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Figure 5
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Consisting of a specific, patented combination of hyaluronic acid and amino acids, Sunekos 200 aims to generate a new extracellular matrix (ECM) through the production of new collagen and elastin. It contains hyaluronic acid 200kDa, which acts on specific receptors present on the cell membrane to potentiate fibroblast activity.

To promote the production of fibrous proteins, there needs to be specific amino acids present – think of them as the right fuel or nutrients which the fibroblasts need in order to produce new collagen and elastin.

Sunekos 200 comes in a box consisting of two parts; a small glass vial of the amino acids Glycine, L-Proline, L-Lysine, L-Alanine, L-Valine and L-Leucine, which are in a powder form, and a vial containing sodium hyaluronate (30mg in 3mls of distilled water).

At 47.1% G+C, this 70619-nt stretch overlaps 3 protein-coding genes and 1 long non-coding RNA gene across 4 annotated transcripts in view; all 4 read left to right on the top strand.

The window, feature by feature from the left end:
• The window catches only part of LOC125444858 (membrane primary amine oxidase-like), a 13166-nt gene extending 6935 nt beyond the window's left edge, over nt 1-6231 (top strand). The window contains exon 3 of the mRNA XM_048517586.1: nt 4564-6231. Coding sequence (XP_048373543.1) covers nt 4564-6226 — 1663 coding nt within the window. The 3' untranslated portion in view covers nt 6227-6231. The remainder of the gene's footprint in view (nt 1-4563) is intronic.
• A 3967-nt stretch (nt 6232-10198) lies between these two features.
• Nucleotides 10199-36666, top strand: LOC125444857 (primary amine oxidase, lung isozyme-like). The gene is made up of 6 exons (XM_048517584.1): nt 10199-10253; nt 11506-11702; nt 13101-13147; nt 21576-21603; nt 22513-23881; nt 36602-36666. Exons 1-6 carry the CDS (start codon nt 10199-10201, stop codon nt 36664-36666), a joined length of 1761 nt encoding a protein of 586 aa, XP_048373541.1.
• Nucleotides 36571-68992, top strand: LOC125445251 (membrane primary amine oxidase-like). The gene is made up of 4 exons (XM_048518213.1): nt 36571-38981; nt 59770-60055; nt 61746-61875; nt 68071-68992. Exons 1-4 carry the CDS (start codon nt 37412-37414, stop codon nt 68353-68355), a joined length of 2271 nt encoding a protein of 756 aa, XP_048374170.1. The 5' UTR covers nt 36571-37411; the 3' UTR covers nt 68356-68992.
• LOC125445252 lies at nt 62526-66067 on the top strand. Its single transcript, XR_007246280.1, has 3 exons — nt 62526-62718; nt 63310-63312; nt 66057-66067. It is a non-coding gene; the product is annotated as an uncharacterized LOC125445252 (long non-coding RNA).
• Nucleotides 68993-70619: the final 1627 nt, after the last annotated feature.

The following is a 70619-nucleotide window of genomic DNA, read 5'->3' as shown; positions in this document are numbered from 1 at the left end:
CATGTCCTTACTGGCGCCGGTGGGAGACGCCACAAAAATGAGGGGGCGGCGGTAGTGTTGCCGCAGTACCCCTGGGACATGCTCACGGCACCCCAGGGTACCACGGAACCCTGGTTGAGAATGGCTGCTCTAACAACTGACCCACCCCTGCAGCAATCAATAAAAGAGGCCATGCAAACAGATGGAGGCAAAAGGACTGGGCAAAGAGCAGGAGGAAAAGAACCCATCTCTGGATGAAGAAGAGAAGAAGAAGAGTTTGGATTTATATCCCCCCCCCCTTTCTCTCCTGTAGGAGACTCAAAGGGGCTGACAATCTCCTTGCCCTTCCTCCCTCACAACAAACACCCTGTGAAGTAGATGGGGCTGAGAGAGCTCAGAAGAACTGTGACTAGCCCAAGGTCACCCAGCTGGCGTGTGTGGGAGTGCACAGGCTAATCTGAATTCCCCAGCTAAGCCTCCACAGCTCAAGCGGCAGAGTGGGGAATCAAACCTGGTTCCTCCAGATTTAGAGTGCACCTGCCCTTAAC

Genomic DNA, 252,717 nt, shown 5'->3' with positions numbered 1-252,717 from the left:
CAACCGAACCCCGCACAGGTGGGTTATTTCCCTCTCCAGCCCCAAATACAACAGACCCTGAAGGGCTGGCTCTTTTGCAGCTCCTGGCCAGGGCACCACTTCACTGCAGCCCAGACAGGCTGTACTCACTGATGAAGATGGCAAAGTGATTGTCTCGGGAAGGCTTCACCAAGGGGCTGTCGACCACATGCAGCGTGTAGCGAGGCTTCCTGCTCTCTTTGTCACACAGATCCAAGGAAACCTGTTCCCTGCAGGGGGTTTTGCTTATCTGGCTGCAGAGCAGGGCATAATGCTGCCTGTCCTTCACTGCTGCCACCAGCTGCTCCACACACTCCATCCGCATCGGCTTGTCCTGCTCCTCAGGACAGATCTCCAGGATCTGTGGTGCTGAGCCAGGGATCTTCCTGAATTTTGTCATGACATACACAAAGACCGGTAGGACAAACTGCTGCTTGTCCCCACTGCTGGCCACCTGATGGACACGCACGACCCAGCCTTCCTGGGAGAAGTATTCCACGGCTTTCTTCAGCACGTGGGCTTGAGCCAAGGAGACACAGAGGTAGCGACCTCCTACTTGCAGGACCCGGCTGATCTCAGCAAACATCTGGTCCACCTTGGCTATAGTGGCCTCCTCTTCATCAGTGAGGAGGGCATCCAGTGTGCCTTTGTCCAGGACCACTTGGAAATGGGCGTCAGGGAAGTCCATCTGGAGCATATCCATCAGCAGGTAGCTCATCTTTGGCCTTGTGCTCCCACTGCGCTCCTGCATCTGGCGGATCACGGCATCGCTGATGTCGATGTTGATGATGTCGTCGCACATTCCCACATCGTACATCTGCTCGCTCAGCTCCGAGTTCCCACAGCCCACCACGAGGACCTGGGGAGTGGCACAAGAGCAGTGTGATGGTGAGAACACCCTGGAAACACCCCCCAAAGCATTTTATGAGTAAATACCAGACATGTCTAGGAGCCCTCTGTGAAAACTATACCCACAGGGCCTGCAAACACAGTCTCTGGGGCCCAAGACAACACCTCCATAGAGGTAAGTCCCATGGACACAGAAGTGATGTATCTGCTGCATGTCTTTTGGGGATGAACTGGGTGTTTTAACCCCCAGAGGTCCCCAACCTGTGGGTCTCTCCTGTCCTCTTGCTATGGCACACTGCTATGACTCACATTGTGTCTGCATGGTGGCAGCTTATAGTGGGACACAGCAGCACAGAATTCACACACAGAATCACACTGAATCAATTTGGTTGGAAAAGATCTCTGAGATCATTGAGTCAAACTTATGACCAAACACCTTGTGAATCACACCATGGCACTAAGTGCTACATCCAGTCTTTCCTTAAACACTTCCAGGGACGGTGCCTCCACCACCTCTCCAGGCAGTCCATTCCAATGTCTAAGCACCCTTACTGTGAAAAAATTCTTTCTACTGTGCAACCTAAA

The non-cross linked, low molecular weight hyaluronic acid is mixed into the vial containing the amino acids and injected into the face or body. This then promotes new collagen and elastin formation through activating fibroblast activity in the injected area.

Study data has shown that Sunekos reduces the appearance of lines and wrinkles, improves skin hydration, smoothness, brightness and suppleness as well as improving cheek volume and the facial silhouette through having a plumping and lifting effect. 1,2


1. Sparavigna A, Orlandini A, “Efficacy and Tolerance of an Injectable Medical Device Containing Hyaluronic Acid and Amino Acids: A Monocentric Six-Month Open-Label Evaluation’, Journal of Clinical Trials, (2017), 7:316.

2. Sunekos Injection Techniques <https://www. INJECTION_TECHNIQUES_ALGORITHM.pdf>

Dr Rita Nandi is a cosmetic doctor and GP with 15 years’ experience. She currently practices medical aesthetics and cosmetic dermatology at The Bloom Clinic, Canary Wharf, London and at three of DestinationSkin’s clinics. She has completed her Cosmetic Dermatology certificate at Harley Academy and is currently studying for their Level 7 Diploma in Injectables.

This article appears in the June 2022 Issue of Aesthetic Medicine

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This article appears in the June 2022 Issue of Aesthetic Medicine